Conference of the International Association of Colloid and Interface Scientists
25 May 2012
Thanks to the Rideal travel bursary awarded by SCI and RSC and support from Downing College, Cambridge, I was able to take advantage of a brilliant opportunity to attend the triennial IACIS (Conference of the International Association of Colloid and Interface Scientists ) Conference in Sendai, Japan in May 2012. It was a great pleasure to give an oral presentation of my PhD research, attend a multitude of fascinating talks, converse with many scientists from all over the world and sample life in an exciting new country.
The long journey to Sendai was undoubtedly worthwhile. The organisation of the conference was excellent, and I was much impressed by the extremely friendly and accommodating nature of the Japanese people. Considering the catastrophic damage to the city by the earthquake and tsunami only a year previously, it was encouraging to see the fine state of recovery.
We were honoured to be welcomed to the city and the conference by the presence of the Emperor and Empress of Japan at the opening ceremony. This highlighted the importance of the conference to the city and country, and the importance of colloid science in today’s society.
IACIS 2012 was huge: there were more than 900 participants from over 40 countries and approximately 500 presentations. The diversity of these presentations was enormous too; they were under five sections: Molecular Assemblies in Solutions; Fine Particles and Colloidal Dispersions; Supramolecular Organised Systems; Nanostructural Surfaces and Materials; Technologies and Applications and Products. Hence there was an incredible range of research to broaden my knowledge.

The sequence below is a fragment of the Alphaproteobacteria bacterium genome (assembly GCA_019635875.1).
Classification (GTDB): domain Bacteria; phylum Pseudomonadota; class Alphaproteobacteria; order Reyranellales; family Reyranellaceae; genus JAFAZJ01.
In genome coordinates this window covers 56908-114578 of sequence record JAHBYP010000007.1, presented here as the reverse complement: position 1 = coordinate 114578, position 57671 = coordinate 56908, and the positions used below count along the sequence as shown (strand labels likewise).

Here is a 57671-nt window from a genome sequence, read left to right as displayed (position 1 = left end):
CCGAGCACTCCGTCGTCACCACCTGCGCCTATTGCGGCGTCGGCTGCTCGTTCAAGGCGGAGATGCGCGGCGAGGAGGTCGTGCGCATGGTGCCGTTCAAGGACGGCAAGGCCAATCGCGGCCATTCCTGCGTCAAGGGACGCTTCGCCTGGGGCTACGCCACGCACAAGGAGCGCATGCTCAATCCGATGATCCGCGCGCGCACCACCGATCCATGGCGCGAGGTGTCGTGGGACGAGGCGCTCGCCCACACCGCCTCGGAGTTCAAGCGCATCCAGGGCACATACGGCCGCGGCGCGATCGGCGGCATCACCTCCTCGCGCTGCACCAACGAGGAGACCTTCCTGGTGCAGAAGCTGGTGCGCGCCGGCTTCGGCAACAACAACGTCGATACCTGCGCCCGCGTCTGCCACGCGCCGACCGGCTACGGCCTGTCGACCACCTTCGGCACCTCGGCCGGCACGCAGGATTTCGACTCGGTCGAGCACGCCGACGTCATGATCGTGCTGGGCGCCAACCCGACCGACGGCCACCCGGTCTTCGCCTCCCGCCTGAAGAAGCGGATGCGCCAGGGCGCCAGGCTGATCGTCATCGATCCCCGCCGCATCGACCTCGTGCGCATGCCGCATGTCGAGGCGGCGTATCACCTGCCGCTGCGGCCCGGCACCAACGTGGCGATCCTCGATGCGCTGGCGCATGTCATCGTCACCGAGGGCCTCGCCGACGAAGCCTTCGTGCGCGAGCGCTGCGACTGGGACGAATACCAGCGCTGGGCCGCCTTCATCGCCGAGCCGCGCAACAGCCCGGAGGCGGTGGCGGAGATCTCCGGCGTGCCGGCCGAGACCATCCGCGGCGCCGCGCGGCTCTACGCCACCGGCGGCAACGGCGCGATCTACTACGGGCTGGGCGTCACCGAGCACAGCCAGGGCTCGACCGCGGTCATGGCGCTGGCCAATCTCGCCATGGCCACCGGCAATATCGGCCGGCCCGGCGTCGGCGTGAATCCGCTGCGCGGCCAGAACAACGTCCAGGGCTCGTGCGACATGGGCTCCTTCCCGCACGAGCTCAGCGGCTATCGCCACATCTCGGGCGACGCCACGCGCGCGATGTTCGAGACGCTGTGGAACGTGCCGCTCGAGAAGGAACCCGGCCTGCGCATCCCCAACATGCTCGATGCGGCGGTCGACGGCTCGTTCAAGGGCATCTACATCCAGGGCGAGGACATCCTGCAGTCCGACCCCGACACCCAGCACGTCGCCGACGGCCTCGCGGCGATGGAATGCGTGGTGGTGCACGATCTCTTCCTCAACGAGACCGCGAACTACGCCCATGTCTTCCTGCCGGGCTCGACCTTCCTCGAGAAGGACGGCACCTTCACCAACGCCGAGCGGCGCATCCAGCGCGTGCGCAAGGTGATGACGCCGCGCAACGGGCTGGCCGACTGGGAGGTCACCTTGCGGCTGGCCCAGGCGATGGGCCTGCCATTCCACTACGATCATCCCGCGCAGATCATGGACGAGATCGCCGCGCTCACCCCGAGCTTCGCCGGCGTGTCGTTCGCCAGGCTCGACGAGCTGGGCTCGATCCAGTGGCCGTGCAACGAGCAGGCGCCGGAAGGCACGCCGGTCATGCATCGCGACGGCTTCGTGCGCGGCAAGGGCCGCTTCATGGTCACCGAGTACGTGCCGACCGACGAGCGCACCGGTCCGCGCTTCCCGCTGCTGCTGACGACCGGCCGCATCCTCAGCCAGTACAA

I mainly attended talks on capsules and vesicles, and learnt about the diversity and complexity of the many capsule-manufacturing techniques. One of the most interesting presentations discussed the development of synthetic cells.
It was an honour to be able to give my own oral presentation was entitled ‘Encapsulation of viable microorganisms in water-core colloidosomes’ to many distinguished scientists at the conference. I presented an introduction to one of the areas of my PhD research including my methods and results on the creation of microcapsules (colloidosomes) with living yeast or bacteria cells inside.
I highlighted that the work has demonstrated the suitability of colloidosomes as a simple, gentle method of encapsulating microorganisms; there is a transport resistance of substances into the microcapsules which can be controlled; and that encapsulation in colloidosomes protects the microorganisms from harsh external conditions.
Following my presentation, the open questions session was very valuable; my thoughts on the next stages of the research were reinforced and some interesting points on other aspects to experiment with were brought up. Positive feedback on my presentation and the experimental results achieved so far was also very encouraging and inspiring.
The conference as a whole acted as a great platform for general discussion of colloid and interface science with highly respected scientists from all over the world – this was a fantastic learning experience for a young researcher like me in only the second year of my PhD.
As well as colloid science, travelling to Japan was also an opportunity for a cultural adventure. Time was taken to explore the city and learn about its history and traditions. Despite the language barrier and incomprehensible menus, we had no difficulty finding delicious foods such as Gyutan (grilled cow tongue) for which Sendai is famous, and obviously plenty of sushi!
I am extremely grateful to SCI, RSC and Downing College for their financial assistance. The opportunity to make a public contribution to my research field, with the added bonus of sampling the exciting culture of another country, is much appreciated.
University of Cambridge